Terpenoids

The terpenoids are, by far, the most important group of natural products as far as essential oils are concerned. Some authors, particularly in older literature, refer to them as terpenes but this term is nowadays restricted to the monoterpenoid hydrocarbons. They are defined as substances composed of isoprene (2-methylbutadiene) units. Isoprene (62) is not often found in essential oils and is not actually an intermediate in biosynthesis, but the 2-methylbutane skeleton is easily discernable in terpenoids. Figure 5.12 shows the structures of some terpenoids. In the case of geraniol (63), one end of one isoprene unit is joined to the end of another making a linear structure (2,6-dimethyloctane). In guaiol (64), there are three isoprene units joined together to make a molecule with two rings. It is easy to envisage how the three units were first joined together into a chain and then formation of bonds from one point in the chain to another produced the two rings. Similarly, two isoprene...

Ear Mites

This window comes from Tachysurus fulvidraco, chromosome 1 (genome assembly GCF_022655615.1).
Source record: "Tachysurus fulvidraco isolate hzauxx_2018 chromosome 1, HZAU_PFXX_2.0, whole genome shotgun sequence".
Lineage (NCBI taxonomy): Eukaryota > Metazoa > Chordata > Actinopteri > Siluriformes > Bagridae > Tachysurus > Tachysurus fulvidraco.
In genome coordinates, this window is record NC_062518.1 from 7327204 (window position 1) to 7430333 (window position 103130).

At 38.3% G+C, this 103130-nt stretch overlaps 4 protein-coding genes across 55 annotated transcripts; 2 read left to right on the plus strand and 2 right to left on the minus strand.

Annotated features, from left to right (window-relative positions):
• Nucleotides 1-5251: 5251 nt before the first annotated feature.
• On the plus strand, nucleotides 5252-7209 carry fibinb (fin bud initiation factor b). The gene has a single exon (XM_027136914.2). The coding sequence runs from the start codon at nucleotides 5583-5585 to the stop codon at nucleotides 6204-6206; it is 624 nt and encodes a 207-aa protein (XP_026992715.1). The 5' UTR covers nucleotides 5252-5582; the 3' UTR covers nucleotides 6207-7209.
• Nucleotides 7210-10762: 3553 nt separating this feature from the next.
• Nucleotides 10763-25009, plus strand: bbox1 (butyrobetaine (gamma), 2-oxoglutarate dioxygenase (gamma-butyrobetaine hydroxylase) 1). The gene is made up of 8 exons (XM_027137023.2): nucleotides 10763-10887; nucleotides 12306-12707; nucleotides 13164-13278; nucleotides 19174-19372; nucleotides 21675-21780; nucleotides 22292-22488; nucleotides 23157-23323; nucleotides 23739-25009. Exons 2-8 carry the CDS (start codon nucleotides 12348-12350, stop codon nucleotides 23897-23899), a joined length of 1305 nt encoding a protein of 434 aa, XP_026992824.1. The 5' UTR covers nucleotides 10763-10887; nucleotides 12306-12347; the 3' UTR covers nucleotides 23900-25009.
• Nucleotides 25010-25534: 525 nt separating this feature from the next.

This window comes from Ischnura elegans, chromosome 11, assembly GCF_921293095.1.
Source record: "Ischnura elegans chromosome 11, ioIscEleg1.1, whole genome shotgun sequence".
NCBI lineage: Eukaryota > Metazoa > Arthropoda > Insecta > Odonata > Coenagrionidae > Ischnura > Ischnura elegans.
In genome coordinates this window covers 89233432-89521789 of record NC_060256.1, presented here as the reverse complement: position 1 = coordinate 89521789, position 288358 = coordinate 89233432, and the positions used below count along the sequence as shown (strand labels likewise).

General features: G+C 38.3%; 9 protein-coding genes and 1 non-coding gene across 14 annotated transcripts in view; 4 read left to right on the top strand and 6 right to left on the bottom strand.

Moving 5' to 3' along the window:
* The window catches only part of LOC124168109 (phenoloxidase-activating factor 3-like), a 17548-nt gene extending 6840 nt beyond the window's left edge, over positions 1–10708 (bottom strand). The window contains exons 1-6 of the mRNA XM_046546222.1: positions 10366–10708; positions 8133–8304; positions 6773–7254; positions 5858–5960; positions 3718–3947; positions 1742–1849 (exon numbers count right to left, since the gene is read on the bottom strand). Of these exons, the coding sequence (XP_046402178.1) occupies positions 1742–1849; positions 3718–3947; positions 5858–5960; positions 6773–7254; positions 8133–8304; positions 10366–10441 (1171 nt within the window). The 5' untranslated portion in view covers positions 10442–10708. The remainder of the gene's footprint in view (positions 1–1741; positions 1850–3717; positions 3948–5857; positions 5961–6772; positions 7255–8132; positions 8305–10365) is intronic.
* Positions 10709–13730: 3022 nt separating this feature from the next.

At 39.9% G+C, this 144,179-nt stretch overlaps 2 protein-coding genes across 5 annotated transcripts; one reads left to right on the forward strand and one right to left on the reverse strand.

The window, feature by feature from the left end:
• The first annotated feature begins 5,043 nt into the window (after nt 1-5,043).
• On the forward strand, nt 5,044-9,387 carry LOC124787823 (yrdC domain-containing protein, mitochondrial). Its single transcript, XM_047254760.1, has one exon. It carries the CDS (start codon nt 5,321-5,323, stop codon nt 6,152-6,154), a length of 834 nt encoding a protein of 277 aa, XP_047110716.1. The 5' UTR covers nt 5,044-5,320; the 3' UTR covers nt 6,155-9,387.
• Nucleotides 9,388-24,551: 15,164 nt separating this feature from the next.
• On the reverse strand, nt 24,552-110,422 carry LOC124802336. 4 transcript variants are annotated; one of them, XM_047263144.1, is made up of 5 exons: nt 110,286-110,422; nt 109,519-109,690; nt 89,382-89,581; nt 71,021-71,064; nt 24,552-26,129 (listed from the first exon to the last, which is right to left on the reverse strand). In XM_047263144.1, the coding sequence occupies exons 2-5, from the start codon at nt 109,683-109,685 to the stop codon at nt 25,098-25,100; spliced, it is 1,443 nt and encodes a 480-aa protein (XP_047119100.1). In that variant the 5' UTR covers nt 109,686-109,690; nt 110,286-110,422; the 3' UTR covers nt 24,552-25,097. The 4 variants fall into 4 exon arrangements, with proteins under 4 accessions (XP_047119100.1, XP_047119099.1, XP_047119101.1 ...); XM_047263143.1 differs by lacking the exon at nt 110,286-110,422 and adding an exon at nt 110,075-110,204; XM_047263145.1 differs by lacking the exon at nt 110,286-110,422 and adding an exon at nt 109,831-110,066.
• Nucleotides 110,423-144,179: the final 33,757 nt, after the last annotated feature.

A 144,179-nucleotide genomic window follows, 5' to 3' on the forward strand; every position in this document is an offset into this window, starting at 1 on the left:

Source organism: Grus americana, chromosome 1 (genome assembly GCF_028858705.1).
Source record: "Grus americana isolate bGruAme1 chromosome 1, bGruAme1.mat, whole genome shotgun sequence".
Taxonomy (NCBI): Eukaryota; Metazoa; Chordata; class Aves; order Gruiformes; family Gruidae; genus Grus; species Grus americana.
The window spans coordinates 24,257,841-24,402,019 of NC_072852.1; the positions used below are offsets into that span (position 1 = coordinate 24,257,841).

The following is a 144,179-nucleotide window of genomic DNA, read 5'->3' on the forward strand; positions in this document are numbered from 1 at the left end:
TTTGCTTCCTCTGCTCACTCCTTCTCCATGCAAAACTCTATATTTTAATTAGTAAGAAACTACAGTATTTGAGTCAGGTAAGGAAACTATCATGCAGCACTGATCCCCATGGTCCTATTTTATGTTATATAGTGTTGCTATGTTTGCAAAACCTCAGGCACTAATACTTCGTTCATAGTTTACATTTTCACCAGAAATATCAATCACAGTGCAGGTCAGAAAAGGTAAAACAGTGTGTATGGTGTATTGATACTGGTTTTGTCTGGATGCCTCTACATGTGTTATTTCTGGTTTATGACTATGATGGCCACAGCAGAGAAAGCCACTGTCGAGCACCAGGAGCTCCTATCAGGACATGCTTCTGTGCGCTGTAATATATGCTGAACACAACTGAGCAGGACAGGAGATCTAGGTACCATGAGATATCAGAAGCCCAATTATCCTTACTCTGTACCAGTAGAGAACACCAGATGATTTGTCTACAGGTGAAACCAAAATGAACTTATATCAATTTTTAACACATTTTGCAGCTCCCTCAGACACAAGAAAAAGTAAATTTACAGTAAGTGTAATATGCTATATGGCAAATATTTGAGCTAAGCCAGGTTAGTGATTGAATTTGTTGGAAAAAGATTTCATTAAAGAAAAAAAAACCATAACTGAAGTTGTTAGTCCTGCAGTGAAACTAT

Two essential oils derived from Lavandula angustifolia and Lavandula x intermedia were investigated for any antiparasitic activity against the human protozoal pathogens Giardia duodenalis and Trichomonas vaginalis and the fish pathogen Hexamita inflata, all of which have significant infection and economic impacts. The study has demonstrated that low ( 1 ) concentrations of Lavandula angustifolia and Lavandula x intermedia oil can completely eliminate Trichomonas vaginalis, Giardia duodenalis, and Hexamita inflata in vitro. At 0.1 concentration, Lavandula angustifolia oil was found to be slightly more effective than Lavandula x intermedia oil against Giardia duodenalis and Hexamita inflata (Moon et al., 2006). The antiparasitic properties of essential oils from Artemisia absinthium, Artemisia annua, and Artemisia scoparia were tested on intestinal parasites, Hymenolepis nana, Lambli intestinalis, Syphacia obvelata, and Trichocephalus muris Trichuris muris . Infested white mice were...